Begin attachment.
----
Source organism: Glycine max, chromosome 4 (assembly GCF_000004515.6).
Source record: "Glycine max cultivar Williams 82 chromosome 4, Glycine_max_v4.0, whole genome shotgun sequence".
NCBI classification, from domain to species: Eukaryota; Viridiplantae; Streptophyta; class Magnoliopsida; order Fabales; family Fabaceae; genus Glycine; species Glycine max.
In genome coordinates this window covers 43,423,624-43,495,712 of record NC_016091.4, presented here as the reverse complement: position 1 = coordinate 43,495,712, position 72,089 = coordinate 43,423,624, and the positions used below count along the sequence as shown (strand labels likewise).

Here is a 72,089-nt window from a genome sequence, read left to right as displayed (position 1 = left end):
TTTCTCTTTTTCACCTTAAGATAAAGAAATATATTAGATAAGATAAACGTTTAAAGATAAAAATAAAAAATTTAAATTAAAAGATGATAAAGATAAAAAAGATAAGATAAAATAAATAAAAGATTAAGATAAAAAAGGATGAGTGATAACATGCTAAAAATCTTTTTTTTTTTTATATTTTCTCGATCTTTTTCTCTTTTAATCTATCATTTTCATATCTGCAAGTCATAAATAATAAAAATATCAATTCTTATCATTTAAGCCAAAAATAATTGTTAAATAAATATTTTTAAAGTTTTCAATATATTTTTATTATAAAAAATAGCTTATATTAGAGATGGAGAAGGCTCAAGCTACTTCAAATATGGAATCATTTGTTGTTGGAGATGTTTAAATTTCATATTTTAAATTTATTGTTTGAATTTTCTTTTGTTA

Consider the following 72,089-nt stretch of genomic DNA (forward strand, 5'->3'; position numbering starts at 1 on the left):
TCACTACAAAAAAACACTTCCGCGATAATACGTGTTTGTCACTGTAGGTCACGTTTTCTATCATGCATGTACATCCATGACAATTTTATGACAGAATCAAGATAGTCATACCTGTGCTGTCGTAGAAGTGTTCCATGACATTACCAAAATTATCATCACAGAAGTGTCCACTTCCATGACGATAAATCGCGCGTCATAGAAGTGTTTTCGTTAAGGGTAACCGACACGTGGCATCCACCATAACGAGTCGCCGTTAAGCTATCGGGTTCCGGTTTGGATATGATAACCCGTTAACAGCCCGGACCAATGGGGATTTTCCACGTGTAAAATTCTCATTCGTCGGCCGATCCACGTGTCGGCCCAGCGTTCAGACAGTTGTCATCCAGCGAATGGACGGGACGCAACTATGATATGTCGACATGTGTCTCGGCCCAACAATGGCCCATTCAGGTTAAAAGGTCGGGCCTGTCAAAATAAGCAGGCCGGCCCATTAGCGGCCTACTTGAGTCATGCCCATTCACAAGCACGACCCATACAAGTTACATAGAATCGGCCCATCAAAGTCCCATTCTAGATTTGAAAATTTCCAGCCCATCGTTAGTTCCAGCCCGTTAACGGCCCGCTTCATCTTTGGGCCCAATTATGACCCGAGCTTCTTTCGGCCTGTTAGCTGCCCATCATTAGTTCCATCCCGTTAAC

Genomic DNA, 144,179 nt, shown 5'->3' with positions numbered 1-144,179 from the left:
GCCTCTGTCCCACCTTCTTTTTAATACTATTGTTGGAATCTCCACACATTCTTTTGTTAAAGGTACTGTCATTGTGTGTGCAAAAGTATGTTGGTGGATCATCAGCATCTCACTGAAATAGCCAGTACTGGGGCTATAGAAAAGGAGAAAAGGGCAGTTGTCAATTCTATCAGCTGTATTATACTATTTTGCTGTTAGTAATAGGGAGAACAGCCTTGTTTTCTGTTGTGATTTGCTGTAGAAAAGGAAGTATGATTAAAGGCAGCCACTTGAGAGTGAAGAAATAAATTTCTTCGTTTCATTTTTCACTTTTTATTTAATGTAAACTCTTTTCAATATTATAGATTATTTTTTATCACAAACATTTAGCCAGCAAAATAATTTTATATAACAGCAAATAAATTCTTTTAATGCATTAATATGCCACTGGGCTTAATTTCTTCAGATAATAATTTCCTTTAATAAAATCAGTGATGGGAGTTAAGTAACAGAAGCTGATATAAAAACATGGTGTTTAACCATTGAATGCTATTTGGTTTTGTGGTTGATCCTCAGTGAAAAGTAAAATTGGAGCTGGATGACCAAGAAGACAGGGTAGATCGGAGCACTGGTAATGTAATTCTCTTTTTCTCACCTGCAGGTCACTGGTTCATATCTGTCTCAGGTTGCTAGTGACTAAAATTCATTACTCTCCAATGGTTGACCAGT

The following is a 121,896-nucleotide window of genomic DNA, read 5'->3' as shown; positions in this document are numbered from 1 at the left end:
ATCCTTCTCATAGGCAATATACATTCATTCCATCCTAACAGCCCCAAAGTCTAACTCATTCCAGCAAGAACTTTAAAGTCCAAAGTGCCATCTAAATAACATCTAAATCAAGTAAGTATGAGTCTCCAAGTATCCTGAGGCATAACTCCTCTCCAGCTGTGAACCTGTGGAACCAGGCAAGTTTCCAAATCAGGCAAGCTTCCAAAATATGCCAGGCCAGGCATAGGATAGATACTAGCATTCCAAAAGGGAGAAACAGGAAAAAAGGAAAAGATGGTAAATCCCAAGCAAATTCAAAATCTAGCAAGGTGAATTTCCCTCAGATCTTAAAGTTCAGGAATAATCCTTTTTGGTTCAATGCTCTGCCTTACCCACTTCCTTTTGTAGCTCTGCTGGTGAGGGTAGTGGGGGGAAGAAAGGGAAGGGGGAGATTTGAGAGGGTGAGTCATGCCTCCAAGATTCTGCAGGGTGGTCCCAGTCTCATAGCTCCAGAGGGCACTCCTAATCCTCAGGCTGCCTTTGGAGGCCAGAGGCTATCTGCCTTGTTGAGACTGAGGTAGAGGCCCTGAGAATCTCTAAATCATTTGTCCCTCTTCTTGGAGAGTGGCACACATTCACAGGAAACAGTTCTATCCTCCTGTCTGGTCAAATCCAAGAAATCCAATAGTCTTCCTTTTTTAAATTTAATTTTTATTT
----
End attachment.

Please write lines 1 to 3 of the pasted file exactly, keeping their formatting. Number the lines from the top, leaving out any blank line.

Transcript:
Source organism: Glycine max, chromosome 4 (assembly GCF_000004515.6).
Source record: "Glycine max cultivar Williams 82 chromosome 4, Glycine_max_v4.0, whole genome shotgun sequence".
NCBI classification, from domain to species: Eukaryota; Viridiplantae; Streptophyta; class Magnoliopsida; order Fabales; family Fabaceae; genus Glycine; species Glycine max.